select - Synchronous I/O multiplexing
struct timeval *timeout ); void FD_CLR(
fd_set *fdset ); int FD_ISSET(
fd_set *fdset ); void FD_SET(
fd_set *fdset ); void FD_ZERO(
fd_set *fdset );
Interfaces documented on this reference page conform to
industry standards as follows:
select(): XSH4.2, XSH5.0, XNS5.0
Refer to the standards(5) reference page for more information
about industry standards and associated tags.
Specifies the number of open objects that may be ready for
reading or writing or that have exceptions pending. The
nfds parameter cannot be greater than FD_SETSIZE. Points
to an I/O descriptor set consisting of file descriptors of
objects opened for reading. When the readfds parameter is
a null pointer, the read I/O descriptor set is ignored by
the select() function. Points to an I/O descriptor set
consisting of file descriptors for objects opened for
writing. When the writefds parameter is a null pointer,
the write I/O descriptor set is ignored. Points to an I/O
descriptor set consisting of file descriptors for objects
opened for reading or writing that have an exception pending.
When the exceptfds parameter is a null pointer, the
exception I/O descriptor set is ignored. Points to a type
timeval structure that specifies the maximum time to wait
for a response to a select() function. When the timeout
parameter has a nonzero value, the maximum time interval
to wait for the select() function to complete is specified
by values stored in space reserved by the type timeval
structure pointed to by the timeout parameter.
When the timeout parameter is a null pointer, the
select() function blocks indefinitely. To poll, the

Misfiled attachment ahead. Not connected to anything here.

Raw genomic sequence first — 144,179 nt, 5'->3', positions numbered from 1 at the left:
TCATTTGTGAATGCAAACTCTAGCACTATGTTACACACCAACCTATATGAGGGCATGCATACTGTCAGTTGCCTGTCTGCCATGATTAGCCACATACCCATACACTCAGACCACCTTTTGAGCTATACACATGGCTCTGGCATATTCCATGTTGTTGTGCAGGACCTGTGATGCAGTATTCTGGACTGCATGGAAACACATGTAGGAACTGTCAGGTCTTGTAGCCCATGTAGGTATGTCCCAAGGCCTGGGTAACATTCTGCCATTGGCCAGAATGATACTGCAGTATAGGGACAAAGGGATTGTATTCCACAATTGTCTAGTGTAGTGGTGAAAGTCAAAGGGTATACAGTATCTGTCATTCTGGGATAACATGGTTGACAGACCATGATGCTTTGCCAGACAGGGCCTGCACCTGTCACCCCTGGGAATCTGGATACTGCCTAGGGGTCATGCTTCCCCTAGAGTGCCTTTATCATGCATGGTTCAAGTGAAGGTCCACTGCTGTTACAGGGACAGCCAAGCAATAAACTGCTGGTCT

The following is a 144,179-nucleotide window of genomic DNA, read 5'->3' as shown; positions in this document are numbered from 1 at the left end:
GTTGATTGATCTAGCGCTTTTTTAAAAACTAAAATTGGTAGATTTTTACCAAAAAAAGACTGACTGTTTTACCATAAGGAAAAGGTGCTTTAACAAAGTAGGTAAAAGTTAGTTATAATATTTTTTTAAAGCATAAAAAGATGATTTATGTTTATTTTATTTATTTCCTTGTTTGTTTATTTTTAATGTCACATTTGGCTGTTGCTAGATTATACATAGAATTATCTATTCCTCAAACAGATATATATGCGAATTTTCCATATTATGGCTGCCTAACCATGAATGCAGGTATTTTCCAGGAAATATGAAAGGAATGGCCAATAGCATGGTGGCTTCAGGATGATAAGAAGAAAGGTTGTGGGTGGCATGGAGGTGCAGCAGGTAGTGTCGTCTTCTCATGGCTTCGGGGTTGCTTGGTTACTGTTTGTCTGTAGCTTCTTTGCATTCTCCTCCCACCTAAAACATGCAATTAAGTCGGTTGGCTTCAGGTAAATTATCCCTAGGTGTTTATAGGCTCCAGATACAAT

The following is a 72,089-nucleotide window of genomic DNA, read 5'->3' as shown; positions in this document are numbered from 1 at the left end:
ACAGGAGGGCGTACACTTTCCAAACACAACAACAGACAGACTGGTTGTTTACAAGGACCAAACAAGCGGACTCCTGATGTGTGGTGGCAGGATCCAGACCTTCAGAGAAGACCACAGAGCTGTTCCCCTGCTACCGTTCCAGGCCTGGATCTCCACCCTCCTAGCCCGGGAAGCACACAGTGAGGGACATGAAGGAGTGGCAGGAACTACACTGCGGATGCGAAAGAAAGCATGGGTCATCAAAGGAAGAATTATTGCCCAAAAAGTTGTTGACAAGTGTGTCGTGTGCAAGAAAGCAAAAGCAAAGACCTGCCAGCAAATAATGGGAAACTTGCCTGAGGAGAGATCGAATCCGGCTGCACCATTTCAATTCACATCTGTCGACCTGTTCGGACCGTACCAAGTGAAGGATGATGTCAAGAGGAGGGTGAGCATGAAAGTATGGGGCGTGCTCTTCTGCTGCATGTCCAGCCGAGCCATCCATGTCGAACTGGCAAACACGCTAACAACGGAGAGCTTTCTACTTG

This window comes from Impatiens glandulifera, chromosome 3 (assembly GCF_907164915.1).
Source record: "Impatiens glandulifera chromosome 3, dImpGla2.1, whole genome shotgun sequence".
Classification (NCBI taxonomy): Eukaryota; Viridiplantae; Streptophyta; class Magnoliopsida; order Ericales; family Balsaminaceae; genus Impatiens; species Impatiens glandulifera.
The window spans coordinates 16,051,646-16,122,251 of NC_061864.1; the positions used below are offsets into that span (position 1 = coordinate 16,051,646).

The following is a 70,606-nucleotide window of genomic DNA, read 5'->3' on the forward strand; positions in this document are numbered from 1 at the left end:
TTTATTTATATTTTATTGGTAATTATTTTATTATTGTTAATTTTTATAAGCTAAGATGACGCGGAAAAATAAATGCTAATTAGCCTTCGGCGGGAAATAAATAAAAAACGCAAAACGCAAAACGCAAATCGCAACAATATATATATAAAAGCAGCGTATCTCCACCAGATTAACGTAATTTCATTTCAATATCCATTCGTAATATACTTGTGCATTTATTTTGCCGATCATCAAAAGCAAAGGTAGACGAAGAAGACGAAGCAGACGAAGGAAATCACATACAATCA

timeout parameter should be specified as a nonzero
value and point to a zero-valued timeval structure.
The use of a timeout does not affect any pending
timers set up by alarm(), unalarm(), or settimer().
Specifies a file descriptor. Points to an I/O
The select() function checks the status of objects identified
by bit masks called I/O descriptor sets. Each I/O
descriptor set consists of an array of bits whose relative
position and state represent a file descriptor and the
status of its corresponding object. There is an I/O
descriptor set for reading, writing, and for pending
exceptions. These I/O descriptor sets are pointed to by
the readfds, writefds, and exceptfds parameters, respectively.
The I/O descriptor sets provide a means of monitoring
the read, write, and exception status of objects
represented by file descriptors.
The status of nfds-1 file descriptors in each referenced
I/O descriptor set is checked when the select() function
is called. The select() function returns a modified I/O
descriptor set, which has the following characteristics:
for any selected I/O descriptor set pointed to by the
readfds, writefds, or exceptfds parameters, if the state
of any bit corresponding with an active file descriptor is
set on entry, when the object represented by the set bit
is ready for reading, writing, or its exception condition
has been satisfied, a corresponding bit position is also
set in the returned I/O descriptor set pointed to by the
readfds, writefds, or exceptfds parameters.
When it returns successfully, select() first replaces the
original I/O descriptor sets with the corresponding I/O
descriptor sets (that have a set bit for each file
descriptor representing those objects that are ready for
the requested operation). Then, the function returns the
total number of ready objects represented by set bits in
all the I/O descriptor sets.
Note: When objects are ready for the requested operation,
the operation will not block. This does not necessarily
mean, however, that data is available for the operation.
See read(2) and write(2) for information on when these